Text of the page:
1. I like that Podocarpus a lot but can't decide where I could put it. The local botanic garden planted several of them in a row in the entrance area about 2 years ago and they're doing well. Agave 'Blue Flame' has produced a ridiculous number of pups here, all of which have grown quickly. I just got my husband to take out 2 of the now massive "pups" as they were once again growing into the street. Much as I love the color and shape of that agave, I think I'm going to trade them out (eventually). They've been prone to tip burn in some locations here too.

    Is the plant previously hidden by Grevillea "Peaches and Cream' pubescens?! I wish Hilary had brought one or more of mine back from the dead!

    1. I would plant more 'Icee Blue's myself if I had places. Talked a neighbor into planting some so I can look at them as soon as they grow a little taller (but also because I thought they would work in their garden).

      I didn't think 'Blue Flame' would get as big as they have. Too big.

      That's my guess, Phylica pubescens, but I can't believe it! It couldn't be--could it?!?!!

  2. So what is that mystery plant in the last two photos?
    I love your Podocarpus 'Icee Blue'... endlessly gorgeous is a good way to describe it.

    1. My guess is Phylica pubescens, but I can't believe it would come up from seed.

  3. Oooh, Icee Blue is stunning. The blue is more pronounced than when it was young. Your blues are all looking so strong! I've managed to rot a few agaves sadly - all the rain last year and then a few cold nights was all it took. I vowed not to plant any this year, and put at least 3 or 4 in the ground, hahaha. The Pteris is so pretty, will you pull it?

    1. Yes it got much bluer planted in the ground. Thrilled with it.

      All that rain--I thought some of my Agaves might rot, but they decided they could flower--so they'll die that way instead. Oh well!

      For the moment, the Pteris is staying where it is. I could be wrong but it doesn't seem as aggressive as the sword fern was.

  4. Seeing so many blues together, especially with the contrasting forms, is a great look. I was a little worried that I just planted a bunch of blue/gray leaved plants together this fall (in my case, shrubs and herbaceous perennials) and that would be too much and not go well together. Your experience with the agaves and other blue/silver plants makes me think it might be just fine. Always fun to have pleasant surprises when a new plant pops up and it is something you actually want. I would guess your Pteris cretica wouldn't be as vigorous as a Polystichum, but with all that water it's hard to tell. At least now you know to keep an eye on it.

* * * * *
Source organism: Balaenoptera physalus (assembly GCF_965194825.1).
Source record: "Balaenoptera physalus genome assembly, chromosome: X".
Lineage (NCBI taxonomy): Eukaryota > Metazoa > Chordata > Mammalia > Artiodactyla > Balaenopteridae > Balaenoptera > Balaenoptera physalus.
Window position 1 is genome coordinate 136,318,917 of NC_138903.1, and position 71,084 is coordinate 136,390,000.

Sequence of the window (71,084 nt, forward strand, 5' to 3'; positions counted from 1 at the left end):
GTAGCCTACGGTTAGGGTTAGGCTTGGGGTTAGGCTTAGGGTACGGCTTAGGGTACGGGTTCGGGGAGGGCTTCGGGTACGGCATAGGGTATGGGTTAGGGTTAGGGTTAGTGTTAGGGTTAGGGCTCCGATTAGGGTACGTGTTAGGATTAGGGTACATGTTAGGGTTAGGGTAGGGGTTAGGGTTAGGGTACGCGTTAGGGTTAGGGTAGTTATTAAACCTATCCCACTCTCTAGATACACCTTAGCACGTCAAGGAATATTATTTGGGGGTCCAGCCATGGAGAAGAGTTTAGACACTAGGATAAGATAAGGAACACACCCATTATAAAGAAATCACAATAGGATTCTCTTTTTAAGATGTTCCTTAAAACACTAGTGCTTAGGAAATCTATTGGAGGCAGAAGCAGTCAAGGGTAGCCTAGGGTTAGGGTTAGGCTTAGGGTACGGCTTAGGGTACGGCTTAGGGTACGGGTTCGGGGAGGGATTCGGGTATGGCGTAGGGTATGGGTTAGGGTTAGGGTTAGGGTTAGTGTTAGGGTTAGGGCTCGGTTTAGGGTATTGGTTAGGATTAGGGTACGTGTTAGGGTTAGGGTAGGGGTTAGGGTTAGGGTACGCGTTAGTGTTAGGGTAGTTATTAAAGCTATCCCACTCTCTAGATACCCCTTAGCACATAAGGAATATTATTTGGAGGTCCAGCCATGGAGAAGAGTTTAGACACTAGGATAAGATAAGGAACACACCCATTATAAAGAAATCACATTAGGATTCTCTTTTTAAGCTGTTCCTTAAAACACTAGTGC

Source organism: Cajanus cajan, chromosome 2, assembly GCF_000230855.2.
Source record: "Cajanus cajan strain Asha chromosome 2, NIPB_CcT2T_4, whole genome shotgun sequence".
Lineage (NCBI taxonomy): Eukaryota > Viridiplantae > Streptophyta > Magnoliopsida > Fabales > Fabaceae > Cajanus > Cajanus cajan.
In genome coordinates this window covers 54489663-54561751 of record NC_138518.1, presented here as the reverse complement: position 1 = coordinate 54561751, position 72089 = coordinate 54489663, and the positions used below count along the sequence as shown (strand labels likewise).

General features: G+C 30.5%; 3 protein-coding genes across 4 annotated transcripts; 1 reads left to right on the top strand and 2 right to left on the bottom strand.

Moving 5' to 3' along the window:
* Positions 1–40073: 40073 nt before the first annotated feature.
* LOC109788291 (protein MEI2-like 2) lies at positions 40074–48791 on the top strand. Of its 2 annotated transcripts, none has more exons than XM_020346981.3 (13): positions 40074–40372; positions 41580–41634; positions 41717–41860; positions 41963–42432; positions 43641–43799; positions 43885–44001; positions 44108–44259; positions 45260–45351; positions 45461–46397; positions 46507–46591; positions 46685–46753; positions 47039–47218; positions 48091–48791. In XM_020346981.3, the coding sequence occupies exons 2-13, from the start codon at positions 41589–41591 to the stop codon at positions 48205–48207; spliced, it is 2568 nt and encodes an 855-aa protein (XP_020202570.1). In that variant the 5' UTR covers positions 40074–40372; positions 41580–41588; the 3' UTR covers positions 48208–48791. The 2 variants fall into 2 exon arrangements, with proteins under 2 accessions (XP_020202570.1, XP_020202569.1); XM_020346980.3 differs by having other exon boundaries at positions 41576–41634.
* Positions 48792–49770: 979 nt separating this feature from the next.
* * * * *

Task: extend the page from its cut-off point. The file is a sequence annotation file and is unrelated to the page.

1. A lot of blue/gray or blue/silver creates a definite, unexpectedly powerful mood. Worth playing around with that combo to see what happens.

      I have a Pteris in a pot in the ground--it's been well behaved--but given the sword fern disaster, yes I must be careful.

  5. The eucalyptus foliage is stunning. I can see why you are thrilled by it. Don't you love little surprises? Hope it continues to grow and thrive.

    1. Yes a garden has a life of its own, beyond our efforts. Cool! :)

  6. Gorgeous blues all around, those agave shots are just dreamy! Congrats on the Phylica pubescens!

  7. Great to see the progress on your podocarpus. A friend of mine planted three this summer; he'll be interested to see how fast they grow (fast, of course, being relative, but still faster than expected).

    I agree with you 100% about Agave mitis 'Nova'. It's much prettier, bluer, and smaller than 'Blue Flame'.

    Have you tried Agave 'Blue Wave' (colorata x mitis)? It pops up now and then in regular nurseries (it's TC'ed by Rancho Tissue). It's been doing great in my garden and promises to stay compact.

    1. Have not seen 'Blue Wave'--off to look that up. I tried the beautiful colorata--it died. Seems like it is a bit fussy, but I can't imagine why.

  8. I see Phylica! Enjoy. Perhaps I should try again, they look quite happy on the mountain.